Service-Level Specifications (SLSs) for 5G Technology-Enabled Connected Industries

5G is poised to become the first generation of mobile communication systems that is widely adopted by vertically integrated industries. In addition to supporting millions of mobile subscribers, 5G will be used to interconnect machines, robots, sensors, etc. for the connected industries, which typically have quite demanding requirements in terms of the communication systems they use. Service-level specifications (SLSs) and the corresponding management mechanisms will play a key role in aligning the offerings of 5G communication service providers with the expectations of connected industries’ clients. This applies especially to SLSs for private industrial networks (also called nonpublic networks or NPNs).


Executive Summary

SLSs could be a set of requirements for a 5G system used in an industrial environment, which can be performance requirements (e.g. fault tolerance and service availability features), measurement requirements and other specifications. This white paper aims to establish a common basis to facilitate communication on SLS among information and communications technology (ICT) and operational technology (OT) partners, especially in connection with industrial usages for 5G systems.

Using 5G for connected industries is new territory for both information and communications technology (ICT) and operational technology (OT) players. Although 5G has been deployed in many countries since 2019 for enhanced mobile broadband services, its use in commercial and industrial scenarios in nonpublic networks is only just starting to get off the ground. 5G has already matured enough to support industrial IoT (IIoT) use cases, but on the business level a number of basic issues still need to be clarified. They include, for instance, how to specify and negotiate contractual service requirements and how to make sure that these requirements are met during a 5G system’s operational phase. A number of basic business-related questions are still open. All of these things require further study in order to present them more clearly and pave the way for practical implementation in industry.

This white paper aims to establish a common basis to facilitate communication on SLS among ICT and OT partners, especially in connection with industrial uses for 5G systems. Therefore, this white paper addresses both ICT and OT stakeholders.

Key messages

Insight and Vision

5G systems can be deployed in a variety of ways; the options include standalone NPNs (SNPNs) and NPNs that are integrated in public networks. These can involve a wide variety of business models and roles. To the best of our knowledge, there is no clear understanding of how to design SLSs that specifically target factories. The challenge is compounded by the fact that these SLSs can vary greatly between plants depending on both technical parameters such as the type of production, use cases, and brownfield technology and nontechnical aspects like business models, local laws and regulations and so on and so forth. This white paper gives the first attempt to discuss SLSs for 5G technology enabled connected industries. The key topics covered by this white paper are as following: (1) Defining SLSs (2) What a SLS looks like and how it is used across the system life cycle (3) Tools for generating SLSs.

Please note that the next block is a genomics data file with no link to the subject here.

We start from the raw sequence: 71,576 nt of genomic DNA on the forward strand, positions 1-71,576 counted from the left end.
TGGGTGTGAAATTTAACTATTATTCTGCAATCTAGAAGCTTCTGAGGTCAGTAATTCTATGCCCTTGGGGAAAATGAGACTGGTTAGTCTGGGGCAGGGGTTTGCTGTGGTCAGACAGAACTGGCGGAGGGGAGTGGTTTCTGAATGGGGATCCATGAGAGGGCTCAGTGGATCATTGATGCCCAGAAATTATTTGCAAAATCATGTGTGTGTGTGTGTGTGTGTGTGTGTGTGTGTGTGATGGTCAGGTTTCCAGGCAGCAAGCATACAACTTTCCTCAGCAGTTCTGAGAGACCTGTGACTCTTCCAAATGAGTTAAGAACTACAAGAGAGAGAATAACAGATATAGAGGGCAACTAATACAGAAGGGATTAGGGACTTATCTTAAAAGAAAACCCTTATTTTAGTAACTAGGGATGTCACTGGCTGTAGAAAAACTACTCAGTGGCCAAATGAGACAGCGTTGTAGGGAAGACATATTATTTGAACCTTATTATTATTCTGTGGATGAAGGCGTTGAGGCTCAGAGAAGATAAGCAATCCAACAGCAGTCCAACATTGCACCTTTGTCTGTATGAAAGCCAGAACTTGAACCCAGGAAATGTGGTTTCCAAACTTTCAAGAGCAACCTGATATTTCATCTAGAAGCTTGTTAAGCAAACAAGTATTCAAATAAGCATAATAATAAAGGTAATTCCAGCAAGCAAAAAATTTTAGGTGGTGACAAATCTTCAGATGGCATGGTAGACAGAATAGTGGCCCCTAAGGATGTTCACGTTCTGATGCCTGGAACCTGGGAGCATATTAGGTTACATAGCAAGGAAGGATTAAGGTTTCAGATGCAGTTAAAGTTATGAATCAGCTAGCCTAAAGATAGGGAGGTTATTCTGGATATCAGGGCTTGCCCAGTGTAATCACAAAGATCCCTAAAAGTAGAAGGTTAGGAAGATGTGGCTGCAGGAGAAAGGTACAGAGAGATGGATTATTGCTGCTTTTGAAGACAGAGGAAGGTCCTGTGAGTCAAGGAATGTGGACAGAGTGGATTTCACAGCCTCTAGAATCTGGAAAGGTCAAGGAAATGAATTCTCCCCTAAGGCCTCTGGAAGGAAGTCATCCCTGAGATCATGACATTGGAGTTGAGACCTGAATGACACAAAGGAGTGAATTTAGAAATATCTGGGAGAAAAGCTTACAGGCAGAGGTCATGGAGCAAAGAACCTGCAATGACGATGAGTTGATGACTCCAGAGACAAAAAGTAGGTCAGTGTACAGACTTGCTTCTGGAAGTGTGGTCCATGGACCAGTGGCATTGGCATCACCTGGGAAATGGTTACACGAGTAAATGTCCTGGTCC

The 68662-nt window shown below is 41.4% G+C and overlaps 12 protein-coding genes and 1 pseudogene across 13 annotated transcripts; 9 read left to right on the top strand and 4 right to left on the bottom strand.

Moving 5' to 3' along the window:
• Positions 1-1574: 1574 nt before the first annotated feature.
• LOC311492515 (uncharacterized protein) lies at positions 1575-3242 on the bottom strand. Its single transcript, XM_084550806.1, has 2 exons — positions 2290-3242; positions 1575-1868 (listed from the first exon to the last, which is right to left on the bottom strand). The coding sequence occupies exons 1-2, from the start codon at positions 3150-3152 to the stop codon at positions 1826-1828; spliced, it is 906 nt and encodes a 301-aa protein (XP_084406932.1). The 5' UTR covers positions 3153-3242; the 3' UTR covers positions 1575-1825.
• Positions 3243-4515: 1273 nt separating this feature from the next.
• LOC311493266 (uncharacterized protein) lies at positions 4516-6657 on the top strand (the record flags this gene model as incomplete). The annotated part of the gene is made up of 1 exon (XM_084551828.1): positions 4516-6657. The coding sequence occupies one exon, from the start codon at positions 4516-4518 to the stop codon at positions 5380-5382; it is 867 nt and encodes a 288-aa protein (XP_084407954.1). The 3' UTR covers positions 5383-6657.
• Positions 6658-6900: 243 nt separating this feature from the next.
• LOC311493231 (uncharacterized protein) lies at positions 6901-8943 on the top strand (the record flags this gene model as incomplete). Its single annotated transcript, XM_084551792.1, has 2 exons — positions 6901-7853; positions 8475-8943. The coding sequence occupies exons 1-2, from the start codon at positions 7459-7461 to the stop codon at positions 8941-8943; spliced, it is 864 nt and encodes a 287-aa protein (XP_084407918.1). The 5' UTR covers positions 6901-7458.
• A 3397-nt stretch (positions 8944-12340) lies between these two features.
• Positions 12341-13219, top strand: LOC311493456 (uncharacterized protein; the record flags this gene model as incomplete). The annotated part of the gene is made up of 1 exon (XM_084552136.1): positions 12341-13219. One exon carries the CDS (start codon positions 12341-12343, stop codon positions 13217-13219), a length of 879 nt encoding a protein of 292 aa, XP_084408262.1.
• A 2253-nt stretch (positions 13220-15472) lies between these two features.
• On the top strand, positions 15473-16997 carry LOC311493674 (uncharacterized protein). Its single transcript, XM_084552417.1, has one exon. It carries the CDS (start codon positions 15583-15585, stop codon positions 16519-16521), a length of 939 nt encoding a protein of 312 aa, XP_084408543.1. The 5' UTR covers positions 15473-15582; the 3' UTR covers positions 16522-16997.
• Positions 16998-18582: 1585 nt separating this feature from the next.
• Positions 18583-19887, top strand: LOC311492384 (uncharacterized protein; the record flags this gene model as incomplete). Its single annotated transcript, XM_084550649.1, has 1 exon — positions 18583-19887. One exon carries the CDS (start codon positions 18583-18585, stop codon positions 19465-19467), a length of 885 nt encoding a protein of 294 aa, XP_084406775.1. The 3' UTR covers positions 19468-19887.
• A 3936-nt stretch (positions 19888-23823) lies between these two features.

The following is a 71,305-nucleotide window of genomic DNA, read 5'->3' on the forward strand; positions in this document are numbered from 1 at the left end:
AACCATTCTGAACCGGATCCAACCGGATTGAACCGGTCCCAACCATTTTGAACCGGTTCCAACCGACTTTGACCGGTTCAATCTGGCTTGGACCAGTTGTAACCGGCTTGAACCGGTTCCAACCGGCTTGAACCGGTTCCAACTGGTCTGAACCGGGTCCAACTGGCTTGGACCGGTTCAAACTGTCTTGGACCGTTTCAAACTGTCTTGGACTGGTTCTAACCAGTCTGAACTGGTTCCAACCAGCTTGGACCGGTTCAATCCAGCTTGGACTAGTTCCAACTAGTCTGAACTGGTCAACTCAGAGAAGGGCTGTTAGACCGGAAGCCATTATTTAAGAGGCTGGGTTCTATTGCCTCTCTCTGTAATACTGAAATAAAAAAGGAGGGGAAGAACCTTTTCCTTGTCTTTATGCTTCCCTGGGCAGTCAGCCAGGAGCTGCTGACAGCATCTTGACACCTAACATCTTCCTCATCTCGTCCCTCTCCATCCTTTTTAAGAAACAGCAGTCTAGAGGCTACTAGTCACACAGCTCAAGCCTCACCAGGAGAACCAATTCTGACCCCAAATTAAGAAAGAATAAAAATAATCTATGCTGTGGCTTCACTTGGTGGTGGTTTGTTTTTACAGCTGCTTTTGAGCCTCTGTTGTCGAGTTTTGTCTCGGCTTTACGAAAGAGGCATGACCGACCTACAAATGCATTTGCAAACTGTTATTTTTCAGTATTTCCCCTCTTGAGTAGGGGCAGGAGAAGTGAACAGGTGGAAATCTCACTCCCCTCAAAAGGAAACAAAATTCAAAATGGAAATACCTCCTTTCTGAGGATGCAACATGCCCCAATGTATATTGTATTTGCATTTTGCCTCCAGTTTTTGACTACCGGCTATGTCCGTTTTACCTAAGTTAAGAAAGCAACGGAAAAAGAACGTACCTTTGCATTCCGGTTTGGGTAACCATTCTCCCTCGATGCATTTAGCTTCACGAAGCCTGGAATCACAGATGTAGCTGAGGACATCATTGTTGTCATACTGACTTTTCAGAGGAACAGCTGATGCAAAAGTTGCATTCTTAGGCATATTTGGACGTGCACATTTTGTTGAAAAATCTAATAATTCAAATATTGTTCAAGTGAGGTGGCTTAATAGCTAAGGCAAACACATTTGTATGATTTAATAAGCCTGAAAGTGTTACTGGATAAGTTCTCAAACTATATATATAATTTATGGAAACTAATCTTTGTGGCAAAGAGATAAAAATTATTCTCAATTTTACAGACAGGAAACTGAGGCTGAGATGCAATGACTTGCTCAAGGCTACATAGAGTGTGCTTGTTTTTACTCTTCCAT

Retrospect and Outlook

5G is opening up enormous new opportunities for connected industries. 3GPP Releases 16 and 17 have gradually enhanced the 5G system’s industrial IoT capabilities, thus bringing us a step closer to the commercial deployment of 5G and especially for use cases related to factory and process automation. At this stage, some essential practical questions urgently need to be answered. They include how to define and negotiate SLSs in commercial contracts and how to meet the promises made in them throughout a 5G system’s lifecycle. This white paper is the first attempt to answer these questions.

However, this is just the starting point for discussing SLSs for connected industries. Many aspects still to be additionally clarified and understood better in future work, for instance:



  • Clear, mature SLS acceptance criteria: testing during the pre-deployment phase may only reveal equipment and network capabilities without directly addressing a system’s actual real-life performance.
  • Comprehensive service monitoring methods: understanding of the QoS monitoring gaps between what has been defined in 3GPP and vertical industry demands and how to additionally enhance the monitoring mechanisms.
  • A clearly defined O&M responsibility matrix: responsibility should be broken down for the technical and business domains, based on the deployment model and associated business model in each case.
  • What other conceptual models could help practitioners generate and execute SLSs?
  • The scope of 3GPP and the features defined in its specifications are steadily evolving with each release. Many topics related to SLS will also continue to develop, like prediction-based assurances and closed-loop SLS assurances. It’s important to apply SLS-related requirements from vertical industries to 3GPP in a timely manner so they can be tackled in Release 18 and beyond.


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